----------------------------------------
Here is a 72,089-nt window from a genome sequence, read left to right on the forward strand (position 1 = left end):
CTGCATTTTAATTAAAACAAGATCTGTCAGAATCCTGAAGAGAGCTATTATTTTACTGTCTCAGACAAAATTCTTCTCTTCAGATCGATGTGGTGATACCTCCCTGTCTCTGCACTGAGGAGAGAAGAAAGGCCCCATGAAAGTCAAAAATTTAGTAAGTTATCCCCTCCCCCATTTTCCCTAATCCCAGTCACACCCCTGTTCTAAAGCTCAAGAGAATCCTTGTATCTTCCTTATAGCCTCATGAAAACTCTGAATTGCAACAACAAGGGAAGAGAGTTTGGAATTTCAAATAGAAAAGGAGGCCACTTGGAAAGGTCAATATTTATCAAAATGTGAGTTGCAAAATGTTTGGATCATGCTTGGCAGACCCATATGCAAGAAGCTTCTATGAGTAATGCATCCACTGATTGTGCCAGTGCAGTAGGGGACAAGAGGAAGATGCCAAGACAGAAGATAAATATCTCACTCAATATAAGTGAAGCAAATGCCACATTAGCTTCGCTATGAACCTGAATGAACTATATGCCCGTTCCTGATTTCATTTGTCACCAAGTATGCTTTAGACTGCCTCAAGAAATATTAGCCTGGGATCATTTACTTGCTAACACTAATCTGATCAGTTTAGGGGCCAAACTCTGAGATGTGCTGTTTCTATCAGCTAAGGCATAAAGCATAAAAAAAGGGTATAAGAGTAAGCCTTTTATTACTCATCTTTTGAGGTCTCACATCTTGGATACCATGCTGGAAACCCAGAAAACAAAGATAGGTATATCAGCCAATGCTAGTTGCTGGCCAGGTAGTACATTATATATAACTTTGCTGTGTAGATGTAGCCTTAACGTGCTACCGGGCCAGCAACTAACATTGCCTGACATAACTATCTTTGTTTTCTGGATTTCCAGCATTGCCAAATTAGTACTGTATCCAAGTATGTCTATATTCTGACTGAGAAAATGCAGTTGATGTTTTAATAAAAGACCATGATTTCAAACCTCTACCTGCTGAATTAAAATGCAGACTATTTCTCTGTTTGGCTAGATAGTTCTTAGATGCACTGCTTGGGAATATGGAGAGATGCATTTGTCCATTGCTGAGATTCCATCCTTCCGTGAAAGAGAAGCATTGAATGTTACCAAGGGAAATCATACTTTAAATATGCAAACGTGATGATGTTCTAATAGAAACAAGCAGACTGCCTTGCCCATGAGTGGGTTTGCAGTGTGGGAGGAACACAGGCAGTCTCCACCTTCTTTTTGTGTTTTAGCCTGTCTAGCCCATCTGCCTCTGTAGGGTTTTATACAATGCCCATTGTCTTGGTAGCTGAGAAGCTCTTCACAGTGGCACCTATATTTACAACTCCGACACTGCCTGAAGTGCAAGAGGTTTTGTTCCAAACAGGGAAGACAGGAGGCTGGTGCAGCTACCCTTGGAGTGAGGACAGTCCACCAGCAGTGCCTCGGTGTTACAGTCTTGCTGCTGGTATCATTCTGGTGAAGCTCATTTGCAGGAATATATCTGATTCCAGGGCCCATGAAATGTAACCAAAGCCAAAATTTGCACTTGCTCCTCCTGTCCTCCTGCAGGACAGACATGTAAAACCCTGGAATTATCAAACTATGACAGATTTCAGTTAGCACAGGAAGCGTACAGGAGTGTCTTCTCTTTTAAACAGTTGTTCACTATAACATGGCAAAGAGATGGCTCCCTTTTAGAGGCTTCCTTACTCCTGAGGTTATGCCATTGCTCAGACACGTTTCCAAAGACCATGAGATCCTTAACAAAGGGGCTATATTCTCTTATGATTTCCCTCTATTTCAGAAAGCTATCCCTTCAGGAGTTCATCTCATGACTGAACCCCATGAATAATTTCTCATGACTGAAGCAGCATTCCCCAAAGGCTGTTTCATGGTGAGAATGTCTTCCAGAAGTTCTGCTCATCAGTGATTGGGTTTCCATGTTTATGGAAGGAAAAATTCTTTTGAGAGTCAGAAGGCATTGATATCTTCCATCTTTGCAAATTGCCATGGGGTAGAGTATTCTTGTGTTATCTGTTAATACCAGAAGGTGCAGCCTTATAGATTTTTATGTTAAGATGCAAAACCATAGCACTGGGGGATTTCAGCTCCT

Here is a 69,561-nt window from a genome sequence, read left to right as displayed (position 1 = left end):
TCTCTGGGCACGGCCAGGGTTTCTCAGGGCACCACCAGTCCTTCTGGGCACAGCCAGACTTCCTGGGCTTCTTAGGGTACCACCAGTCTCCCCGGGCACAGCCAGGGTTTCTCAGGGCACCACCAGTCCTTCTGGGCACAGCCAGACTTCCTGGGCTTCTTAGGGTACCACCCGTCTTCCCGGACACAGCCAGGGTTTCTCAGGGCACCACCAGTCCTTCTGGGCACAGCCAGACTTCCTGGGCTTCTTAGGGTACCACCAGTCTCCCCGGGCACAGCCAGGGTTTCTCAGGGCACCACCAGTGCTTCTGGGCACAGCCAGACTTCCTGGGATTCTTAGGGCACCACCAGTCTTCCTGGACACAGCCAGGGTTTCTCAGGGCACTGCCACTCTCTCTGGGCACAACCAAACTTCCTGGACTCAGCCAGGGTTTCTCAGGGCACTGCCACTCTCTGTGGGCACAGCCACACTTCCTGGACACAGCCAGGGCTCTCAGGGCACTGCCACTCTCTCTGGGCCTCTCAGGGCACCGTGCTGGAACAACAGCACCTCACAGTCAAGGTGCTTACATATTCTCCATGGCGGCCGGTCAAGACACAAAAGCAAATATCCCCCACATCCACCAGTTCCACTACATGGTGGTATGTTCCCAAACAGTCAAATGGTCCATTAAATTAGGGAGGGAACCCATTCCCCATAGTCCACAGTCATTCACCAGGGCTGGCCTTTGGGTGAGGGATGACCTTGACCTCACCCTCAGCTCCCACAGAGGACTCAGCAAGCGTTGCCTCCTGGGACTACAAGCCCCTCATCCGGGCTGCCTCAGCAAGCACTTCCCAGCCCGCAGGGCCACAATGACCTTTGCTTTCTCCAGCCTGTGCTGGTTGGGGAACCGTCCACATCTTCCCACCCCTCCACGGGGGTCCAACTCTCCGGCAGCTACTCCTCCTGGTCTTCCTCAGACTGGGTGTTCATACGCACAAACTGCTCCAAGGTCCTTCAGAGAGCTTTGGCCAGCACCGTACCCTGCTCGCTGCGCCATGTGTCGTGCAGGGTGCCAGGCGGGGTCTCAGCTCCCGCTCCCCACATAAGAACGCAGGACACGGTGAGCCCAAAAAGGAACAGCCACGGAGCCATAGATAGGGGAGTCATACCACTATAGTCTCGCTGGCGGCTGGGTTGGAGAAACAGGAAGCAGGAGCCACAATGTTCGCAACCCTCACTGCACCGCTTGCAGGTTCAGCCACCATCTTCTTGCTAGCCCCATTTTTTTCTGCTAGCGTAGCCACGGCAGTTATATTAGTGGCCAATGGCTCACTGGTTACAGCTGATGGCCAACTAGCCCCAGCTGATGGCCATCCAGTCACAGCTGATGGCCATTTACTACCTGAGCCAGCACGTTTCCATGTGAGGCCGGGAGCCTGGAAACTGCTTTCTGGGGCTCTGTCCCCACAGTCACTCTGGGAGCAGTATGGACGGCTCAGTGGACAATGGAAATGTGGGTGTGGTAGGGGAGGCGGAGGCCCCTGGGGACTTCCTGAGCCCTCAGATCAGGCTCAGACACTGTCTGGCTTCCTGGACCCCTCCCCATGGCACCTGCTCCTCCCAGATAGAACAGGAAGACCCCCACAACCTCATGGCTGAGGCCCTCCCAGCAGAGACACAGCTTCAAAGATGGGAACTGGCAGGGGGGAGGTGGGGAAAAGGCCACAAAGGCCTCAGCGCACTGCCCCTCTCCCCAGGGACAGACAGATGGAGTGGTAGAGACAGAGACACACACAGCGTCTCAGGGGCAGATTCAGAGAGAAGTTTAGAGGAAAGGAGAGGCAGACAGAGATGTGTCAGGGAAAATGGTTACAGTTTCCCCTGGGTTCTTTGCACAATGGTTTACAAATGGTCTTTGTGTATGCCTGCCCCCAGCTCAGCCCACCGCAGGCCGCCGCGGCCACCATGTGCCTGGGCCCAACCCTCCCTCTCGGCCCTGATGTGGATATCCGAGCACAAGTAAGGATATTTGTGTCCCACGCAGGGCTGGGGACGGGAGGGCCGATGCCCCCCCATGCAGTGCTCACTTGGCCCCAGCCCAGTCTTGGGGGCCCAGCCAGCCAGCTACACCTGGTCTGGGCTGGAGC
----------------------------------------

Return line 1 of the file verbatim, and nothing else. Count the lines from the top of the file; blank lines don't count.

Here is a 72,089-nt window from a genome sequence, read left to right on the forward strand (position 1 = left end):